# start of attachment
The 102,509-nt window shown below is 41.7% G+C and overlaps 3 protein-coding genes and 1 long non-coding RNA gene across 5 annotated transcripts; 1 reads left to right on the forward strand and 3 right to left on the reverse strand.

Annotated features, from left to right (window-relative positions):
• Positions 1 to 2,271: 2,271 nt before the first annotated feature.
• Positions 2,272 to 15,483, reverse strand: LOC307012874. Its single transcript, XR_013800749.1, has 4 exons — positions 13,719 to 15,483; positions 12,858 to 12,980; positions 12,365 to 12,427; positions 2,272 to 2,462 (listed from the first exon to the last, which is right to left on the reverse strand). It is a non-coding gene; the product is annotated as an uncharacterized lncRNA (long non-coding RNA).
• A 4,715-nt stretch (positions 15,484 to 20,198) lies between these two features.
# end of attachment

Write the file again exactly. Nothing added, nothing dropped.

The 102,509-nt window shown below is 41.7% G+C and overlaps 3 protein-coding genes and 1 long non-coding RNA gene across 5 annotated transcripts; 1 reads left to right on the forward strand and 3 right to left on the reverse strand.

Annotated features, from left to right (window-relative positions):
• Positions 1 to 2,271: 2,271 nt before the first annotated feature.
• Positions 2,272 to 15,483, reverse strand: LOC307012874. Its single transcript, XR_013800749.1, has 4 exons — positions 13,719 to 15,483; positions 12,858 to 12,980; positions 12,365 to 12,427; positions 2,272 to 2,462 (listed from the first exon to the last, which is right to left on the reverse strand). It is a non-coding gene; the product is annotated as an uncharacterized lncRNA (long non-coding RNA).
• A 4,715-nt stretch (positions 15,484 to 20,198) lies between these two features.